• Thanks. Although I’ve photographed this species from time to time, I’d say this is the most effective view I’ve managed to get. You can form an idea of the botanical richness of central Texas from the fact that after almost four years of posting, I’m still able to show new species from time to time.

      Steve Schwartzman

      May 1, 2015 at 7:48 PM

  7. I can’t get over the striations radiating out from the center. Lots of flowers have different colors in the center, of course, but I don’t remember seeing anything quite this sharp. The colors remind me of West Africa. It’s the sort of combination often seen there, especially in Kente and Fante cloth from Ghana.


    May 2, 2015 at 9:48 PM

    • I’ve wondered if those red lines radiating out from the center might serve to attract pollinators into that polleny center.

      As for the colors in your linked picture, you may have heard me say that I wish Americans dressed as colorfully. According to the Wikipedia article at


      “Legend has it that kente was first made by two Akan friends who went hunting in an Asanteman forest found a spider making its web. The friends stood and watched the spider for two days then returned home and implemented what they had seen.”

      Steve Schwartzman

      May 3, 2015 at 5:12 AM

      • Here’s a tongue-in-cheek version for our day.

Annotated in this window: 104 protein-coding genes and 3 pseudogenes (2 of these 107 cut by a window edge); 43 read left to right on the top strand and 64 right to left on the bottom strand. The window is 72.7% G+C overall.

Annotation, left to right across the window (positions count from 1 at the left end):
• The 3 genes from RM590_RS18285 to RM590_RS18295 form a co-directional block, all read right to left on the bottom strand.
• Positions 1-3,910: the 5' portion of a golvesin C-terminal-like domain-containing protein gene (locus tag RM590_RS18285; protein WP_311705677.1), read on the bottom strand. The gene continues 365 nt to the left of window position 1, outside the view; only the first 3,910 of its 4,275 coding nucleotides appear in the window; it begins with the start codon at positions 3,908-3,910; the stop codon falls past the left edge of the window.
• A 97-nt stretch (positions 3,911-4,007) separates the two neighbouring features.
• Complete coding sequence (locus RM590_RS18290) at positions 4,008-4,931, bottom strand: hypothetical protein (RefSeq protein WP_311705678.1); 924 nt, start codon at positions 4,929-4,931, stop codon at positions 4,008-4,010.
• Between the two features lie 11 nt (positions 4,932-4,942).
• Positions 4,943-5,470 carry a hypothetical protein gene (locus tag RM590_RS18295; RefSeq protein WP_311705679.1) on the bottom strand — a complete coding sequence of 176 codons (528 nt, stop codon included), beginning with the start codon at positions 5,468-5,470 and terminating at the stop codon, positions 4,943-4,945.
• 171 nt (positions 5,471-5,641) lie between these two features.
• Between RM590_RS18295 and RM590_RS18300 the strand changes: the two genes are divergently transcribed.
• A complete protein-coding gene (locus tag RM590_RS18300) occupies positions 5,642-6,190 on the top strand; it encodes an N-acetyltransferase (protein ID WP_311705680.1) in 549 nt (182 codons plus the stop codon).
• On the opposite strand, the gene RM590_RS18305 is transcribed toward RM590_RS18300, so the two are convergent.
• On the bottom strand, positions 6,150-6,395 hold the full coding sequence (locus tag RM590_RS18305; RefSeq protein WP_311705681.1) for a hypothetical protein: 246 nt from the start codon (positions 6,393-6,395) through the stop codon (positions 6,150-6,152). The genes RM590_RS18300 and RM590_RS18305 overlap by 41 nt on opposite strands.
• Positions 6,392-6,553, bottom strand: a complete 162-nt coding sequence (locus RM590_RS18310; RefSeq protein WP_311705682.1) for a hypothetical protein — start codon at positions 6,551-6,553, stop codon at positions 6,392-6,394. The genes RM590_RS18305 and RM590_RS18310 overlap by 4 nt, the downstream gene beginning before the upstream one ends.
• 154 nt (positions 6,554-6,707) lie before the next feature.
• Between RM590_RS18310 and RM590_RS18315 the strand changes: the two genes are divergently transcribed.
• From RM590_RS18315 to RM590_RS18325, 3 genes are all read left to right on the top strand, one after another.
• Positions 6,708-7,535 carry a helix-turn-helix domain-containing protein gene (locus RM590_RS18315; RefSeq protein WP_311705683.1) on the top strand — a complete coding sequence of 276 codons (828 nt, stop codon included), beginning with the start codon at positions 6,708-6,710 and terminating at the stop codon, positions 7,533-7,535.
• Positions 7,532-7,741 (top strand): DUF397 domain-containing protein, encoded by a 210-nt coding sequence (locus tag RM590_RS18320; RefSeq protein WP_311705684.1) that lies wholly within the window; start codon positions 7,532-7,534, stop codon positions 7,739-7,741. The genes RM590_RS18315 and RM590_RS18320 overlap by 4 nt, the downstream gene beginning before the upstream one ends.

“Two hipsters went into the forest to take selfies to impress their friends. They never saw the spider making its web, because they were fixated on their smartphones. When they walked into the web, they tore it down, saying, “Totes gross!” They looked around to see if they could find the spider, to take its photo, but after a minute they became bored. They returned home, and told people there was nothing to see in the forest. Meanwhile, the spider returned and spent two days rebuilding her resplendent, multi-colored web.”

        The end.


        May 3, 2015 at 7:21 AM

        • I see you’ve been observing people around you: hard to miss them these days, I’m sorry to say. Spanish has a good word to describe such a person: ensimismado, literally in+oneself+ed. I don’t know if “You’re so inyourselfed” will catch on in English, but we can already say “You’re so into yourself” or “You’re so full of yourself.”

          Steve Schwartzman

          May 3, 2015 at 7:30 AM

          • There’s a title in my draft file, waiting for a post: “Me, My Selfie, and I”